BOZEMAN, Mont. — A handful of Montana law enforcement agencies that have received military surplus items over the past 18 months aren’t in compliance with a state law that requires them to make public their requests for such items, the Bozeman Daily Chronicle reported.

Great Falls police received a $77,000 remote-controlled robot, and the department has posted a list of its requests online.

However, departments in four other counties have received surplus items since the bill passed in April 2015, and none have posted information about their requests or acquisitions, the Chronicle reports ( ).

The law passed during the 2015 Legislature doesn’t allow state law enforcement agencies to receive armored or weaponized drones, aircraft that are configured for combat, grenades, silencers or militarized armored vehicles. It also requires agencies to publish a notice if it requests property from a military surplus program.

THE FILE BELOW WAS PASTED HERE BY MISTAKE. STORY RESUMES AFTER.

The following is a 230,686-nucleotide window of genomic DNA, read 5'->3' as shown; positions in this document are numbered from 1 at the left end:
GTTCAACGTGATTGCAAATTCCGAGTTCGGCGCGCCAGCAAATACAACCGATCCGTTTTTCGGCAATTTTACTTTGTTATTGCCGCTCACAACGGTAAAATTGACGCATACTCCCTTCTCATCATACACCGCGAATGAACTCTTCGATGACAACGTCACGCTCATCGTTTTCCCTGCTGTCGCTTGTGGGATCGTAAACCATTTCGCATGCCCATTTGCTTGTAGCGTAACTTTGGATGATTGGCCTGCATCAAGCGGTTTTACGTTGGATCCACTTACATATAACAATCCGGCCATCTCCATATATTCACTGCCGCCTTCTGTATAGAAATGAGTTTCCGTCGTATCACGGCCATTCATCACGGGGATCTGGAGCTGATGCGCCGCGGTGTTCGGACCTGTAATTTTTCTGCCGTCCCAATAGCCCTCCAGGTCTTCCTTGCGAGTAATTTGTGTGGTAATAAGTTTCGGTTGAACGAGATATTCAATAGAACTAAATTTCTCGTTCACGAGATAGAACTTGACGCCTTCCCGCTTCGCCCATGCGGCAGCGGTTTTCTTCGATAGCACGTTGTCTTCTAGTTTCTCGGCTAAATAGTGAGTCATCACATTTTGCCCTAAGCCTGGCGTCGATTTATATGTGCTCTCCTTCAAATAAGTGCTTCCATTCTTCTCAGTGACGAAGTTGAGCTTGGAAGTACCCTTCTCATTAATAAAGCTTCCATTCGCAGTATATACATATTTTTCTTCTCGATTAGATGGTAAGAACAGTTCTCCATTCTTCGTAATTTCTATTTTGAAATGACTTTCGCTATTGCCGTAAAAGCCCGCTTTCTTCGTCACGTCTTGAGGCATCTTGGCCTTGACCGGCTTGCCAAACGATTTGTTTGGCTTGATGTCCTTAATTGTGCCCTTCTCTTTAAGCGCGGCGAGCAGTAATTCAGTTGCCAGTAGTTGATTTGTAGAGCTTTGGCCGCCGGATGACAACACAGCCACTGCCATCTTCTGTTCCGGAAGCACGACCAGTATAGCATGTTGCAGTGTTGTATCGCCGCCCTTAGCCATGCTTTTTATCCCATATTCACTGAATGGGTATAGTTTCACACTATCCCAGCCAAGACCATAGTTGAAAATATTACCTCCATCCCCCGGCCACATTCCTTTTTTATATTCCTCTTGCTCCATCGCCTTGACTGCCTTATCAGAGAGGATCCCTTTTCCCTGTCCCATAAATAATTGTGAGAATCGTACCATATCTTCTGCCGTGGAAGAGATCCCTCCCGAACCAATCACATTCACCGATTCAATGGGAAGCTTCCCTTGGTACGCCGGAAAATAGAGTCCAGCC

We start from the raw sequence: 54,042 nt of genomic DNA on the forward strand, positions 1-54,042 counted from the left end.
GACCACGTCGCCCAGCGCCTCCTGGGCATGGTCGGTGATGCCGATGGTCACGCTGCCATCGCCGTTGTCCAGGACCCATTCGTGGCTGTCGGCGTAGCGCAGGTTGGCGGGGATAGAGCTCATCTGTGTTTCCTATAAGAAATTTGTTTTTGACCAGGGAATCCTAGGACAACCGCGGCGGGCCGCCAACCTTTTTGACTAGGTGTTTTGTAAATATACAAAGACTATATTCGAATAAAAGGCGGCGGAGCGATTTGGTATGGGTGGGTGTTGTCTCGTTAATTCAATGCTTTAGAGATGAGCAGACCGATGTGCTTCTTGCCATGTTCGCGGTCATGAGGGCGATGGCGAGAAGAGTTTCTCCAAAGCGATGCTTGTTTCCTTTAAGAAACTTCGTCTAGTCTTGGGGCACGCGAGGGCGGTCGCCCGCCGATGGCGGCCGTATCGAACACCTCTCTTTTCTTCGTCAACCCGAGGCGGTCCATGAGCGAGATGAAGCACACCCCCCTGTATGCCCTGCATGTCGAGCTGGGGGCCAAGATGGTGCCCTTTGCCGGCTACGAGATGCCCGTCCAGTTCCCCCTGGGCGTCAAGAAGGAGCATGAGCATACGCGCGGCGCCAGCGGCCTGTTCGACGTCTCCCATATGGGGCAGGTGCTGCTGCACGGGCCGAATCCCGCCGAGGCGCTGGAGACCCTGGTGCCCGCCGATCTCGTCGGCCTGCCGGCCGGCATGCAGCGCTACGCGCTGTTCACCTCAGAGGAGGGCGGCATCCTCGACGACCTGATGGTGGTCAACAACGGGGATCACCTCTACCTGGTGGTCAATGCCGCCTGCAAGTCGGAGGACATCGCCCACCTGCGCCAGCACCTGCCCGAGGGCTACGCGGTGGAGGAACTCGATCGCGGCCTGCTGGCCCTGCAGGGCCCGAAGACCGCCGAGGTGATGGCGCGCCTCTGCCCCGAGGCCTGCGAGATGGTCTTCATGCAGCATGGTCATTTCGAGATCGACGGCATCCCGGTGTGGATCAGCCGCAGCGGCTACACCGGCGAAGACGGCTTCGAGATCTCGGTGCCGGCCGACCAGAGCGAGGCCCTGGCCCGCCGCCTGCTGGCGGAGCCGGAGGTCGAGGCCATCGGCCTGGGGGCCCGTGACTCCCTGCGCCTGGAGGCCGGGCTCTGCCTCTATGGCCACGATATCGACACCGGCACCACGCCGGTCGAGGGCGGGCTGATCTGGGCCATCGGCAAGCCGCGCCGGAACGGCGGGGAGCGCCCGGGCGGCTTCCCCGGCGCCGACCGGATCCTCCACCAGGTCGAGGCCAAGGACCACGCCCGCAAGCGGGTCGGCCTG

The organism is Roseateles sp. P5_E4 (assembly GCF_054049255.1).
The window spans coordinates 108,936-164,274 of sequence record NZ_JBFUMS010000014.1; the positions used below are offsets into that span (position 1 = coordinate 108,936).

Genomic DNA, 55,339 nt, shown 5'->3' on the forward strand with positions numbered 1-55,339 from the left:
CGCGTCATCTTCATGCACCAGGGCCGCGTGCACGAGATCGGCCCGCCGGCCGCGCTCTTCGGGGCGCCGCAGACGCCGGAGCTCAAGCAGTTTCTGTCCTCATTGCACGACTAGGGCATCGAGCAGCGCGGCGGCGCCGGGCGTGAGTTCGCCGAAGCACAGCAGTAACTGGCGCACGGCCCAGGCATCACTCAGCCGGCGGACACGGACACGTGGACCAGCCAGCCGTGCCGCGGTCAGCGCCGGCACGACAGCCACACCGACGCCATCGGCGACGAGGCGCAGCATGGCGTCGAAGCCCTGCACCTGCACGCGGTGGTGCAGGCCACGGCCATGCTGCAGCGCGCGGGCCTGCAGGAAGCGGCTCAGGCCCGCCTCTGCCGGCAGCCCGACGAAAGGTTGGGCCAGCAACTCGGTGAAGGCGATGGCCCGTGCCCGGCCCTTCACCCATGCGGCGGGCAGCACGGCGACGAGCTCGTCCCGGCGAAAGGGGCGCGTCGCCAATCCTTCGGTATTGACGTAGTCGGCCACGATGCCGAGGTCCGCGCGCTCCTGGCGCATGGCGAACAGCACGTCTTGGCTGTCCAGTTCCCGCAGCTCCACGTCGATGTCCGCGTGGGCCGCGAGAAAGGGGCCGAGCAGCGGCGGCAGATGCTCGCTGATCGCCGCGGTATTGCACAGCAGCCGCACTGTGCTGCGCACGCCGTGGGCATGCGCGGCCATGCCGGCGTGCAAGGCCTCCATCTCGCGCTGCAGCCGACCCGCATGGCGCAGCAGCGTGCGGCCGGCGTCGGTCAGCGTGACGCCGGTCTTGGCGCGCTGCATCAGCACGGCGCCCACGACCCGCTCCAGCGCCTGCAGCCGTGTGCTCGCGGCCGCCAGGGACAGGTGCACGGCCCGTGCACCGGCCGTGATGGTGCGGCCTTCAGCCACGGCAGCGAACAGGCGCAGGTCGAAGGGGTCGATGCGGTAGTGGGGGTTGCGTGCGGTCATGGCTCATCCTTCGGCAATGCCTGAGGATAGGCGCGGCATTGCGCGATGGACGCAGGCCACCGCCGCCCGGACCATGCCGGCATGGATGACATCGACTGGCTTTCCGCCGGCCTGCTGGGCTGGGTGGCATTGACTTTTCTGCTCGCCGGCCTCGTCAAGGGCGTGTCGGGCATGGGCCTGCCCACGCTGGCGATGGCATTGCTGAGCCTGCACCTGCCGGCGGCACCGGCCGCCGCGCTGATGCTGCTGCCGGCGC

Toole County Sgt. Jeff Jergens said the new law wasn’t very well publicized. He says the county received backpacks and electronic optics from the military.

McCone County Deputy Sheriff Paul Skyberg said the agency had recently received M16 rifles, but that he’s having work done on them before they are used. He said he planned to take a couple of pictures and put them on the department’s Facebook page with information about how much money the department is saving.

Republican Rep. Nicholas Schwaderer of Superior sponsored the bill. He said he has created an online application to make it easier for departments to comply with the law and for the public to easily access the information.

“I’m not running for re-election. I have nothing to gain here except getting the state’s law enforced,” Schwaderer said.

Information from: Bozeman Daily Chronicle,